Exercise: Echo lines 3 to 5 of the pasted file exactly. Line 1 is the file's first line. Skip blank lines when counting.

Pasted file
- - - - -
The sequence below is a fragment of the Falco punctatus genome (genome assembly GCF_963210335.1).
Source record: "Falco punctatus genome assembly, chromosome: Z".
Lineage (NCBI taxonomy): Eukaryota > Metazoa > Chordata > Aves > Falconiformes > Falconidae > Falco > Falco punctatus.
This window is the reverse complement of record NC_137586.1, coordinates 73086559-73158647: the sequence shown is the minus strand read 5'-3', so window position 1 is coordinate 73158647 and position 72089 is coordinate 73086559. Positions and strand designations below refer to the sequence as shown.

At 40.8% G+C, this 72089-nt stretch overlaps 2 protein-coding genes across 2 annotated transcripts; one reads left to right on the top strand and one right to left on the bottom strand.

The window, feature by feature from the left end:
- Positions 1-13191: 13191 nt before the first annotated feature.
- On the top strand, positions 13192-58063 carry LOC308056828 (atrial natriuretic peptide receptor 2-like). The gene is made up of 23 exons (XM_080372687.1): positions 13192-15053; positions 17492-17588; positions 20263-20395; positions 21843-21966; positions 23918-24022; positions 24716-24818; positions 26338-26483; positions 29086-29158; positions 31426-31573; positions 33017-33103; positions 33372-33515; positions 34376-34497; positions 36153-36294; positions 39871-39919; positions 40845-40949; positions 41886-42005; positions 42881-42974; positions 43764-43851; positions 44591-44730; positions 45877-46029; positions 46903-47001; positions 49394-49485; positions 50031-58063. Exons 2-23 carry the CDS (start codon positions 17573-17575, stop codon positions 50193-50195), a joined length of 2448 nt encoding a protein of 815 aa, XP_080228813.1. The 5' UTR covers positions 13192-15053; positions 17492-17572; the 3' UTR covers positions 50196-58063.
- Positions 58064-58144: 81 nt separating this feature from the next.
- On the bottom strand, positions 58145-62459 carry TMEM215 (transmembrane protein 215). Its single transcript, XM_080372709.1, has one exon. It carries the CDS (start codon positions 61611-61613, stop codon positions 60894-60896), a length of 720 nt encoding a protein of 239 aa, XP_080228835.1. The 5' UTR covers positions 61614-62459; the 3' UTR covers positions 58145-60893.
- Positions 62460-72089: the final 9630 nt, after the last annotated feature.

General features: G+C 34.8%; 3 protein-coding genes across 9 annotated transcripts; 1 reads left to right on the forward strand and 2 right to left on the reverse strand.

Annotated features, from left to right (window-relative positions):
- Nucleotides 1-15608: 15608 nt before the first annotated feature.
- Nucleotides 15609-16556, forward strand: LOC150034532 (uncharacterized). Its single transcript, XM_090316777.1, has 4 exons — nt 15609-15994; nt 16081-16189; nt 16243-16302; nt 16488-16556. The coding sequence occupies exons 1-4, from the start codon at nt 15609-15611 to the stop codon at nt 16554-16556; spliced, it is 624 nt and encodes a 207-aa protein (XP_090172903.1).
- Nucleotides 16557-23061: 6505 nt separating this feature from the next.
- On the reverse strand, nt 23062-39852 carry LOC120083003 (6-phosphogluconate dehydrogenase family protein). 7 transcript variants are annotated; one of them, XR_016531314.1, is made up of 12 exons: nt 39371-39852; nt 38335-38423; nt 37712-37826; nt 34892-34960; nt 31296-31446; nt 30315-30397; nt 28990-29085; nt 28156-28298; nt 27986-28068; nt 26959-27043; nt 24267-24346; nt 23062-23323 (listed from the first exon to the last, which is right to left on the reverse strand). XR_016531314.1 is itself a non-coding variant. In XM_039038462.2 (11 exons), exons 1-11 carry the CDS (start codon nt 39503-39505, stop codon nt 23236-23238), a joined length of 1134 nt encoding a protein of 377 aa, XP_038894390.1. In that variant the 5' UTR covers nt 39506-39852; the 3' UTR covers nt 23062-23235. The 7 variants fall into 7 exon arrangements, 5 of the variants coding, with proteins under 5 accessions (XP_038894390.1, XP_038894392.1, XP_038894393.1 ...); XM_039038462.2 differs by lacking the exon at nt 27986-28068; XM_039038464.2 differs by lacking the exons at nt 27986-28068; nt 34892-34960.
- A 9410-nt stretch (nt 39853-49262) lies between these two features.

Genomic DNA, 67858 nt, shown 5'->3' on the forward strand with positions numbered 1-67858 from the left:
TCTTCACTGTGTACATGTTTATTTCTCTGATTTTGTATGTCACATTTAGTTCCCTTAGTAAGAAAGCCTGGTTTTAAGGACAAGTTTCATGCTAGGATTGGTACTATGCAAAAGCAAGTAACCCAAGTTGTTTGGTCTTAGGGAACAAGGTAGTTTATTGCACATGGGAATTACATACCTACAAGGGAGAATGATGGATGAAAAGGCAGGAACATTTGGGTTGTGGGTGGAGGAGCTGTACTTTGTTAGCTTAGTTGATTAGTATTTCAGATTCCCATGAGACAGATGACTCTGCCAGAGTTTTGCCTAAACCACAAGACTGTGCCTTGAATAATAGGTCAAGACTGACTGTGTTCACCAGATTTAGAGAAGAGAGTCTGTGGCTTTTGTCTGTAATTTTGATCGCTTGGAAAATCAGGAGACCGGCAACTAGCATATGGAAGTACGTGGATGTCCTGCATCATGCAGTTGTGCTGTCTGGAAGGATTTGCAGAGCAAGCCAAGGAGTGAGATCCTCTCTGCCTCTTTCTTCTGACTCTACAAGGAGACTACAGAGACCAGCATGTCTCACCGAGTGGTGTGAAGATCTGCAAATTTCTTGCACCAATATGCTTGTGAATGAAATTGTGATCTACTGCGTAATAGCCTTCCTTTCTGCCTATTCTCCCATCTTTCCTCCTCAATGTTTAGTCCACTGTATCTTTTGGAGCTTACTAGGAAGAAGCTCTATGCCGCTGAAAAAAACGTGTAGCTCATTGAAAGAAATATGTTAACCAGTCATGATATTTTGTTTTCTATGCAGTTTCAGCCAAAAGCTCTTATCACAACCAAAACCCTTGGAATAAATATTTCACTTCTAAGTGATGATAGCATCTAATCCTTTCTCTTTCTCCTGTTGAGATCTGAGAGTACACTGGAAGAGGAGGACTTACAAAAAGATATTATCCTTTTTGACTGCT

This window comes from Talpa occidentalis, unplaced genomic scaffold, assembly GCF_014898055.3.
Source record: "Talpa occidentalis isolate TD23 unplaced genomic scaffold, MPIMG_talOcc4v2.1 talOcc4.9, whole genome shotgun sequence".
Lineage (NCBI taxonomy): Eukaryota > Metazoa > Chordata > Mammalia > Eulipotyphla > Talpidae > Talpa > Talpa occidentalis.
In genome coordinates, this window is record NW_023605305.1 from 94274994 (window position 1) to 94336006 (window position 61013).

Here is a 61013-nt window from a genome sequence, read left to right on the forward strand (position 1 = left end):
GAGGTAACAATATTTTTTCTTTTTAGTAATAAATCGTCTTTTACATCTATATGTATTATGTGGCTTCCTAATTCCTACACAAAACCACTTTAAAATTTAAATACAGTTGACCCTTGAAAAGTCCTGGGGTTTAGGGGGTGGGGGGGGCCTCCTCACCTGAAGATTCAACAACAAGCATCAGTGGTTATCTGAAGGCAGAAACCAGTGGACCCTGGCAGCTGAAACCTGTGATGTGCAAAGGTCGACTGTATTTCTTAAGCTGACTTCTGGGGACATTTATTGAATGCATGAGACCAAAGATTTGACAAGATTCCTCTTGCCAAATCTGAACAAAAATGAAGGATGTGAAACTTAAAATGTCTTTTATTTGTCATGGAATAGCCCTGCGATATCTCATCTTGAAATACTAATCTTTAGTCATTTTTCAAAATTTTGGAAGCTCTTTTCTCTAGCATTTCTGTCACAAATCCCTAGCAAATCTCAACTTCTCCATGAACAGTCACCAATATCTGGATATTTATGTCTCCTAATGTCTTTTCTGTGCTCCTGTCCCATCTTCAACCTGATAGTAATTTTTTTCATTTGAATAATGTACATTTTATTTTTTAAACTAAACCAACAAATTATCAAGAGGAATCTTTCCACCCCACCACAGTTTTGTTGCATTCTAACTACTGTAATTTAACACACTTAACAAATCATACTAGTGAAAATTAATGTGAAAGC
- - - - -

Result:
Lineage (NCBI taxonomy): Eukaryota > Metazoa > Chordata > Aves > Falconiformes > Falconidae > Falco > Falco punctatus.
This window is the reverse complement of record NC_137586.1, coordinates 73086559-73158647: the sequence shown is the minus strand read 5'-3', so window position 1 is coordinate 73158647 and position 72089 is coordinate 73086559. Positions and strand designations below refer to the sequence as shown.

At 40.8% G+C, this 72089-nt stretch overlaps 2 protein-coding genes across 2 annotated transcripts; one reads left to right on the top strand and one right to left on the bottom strand.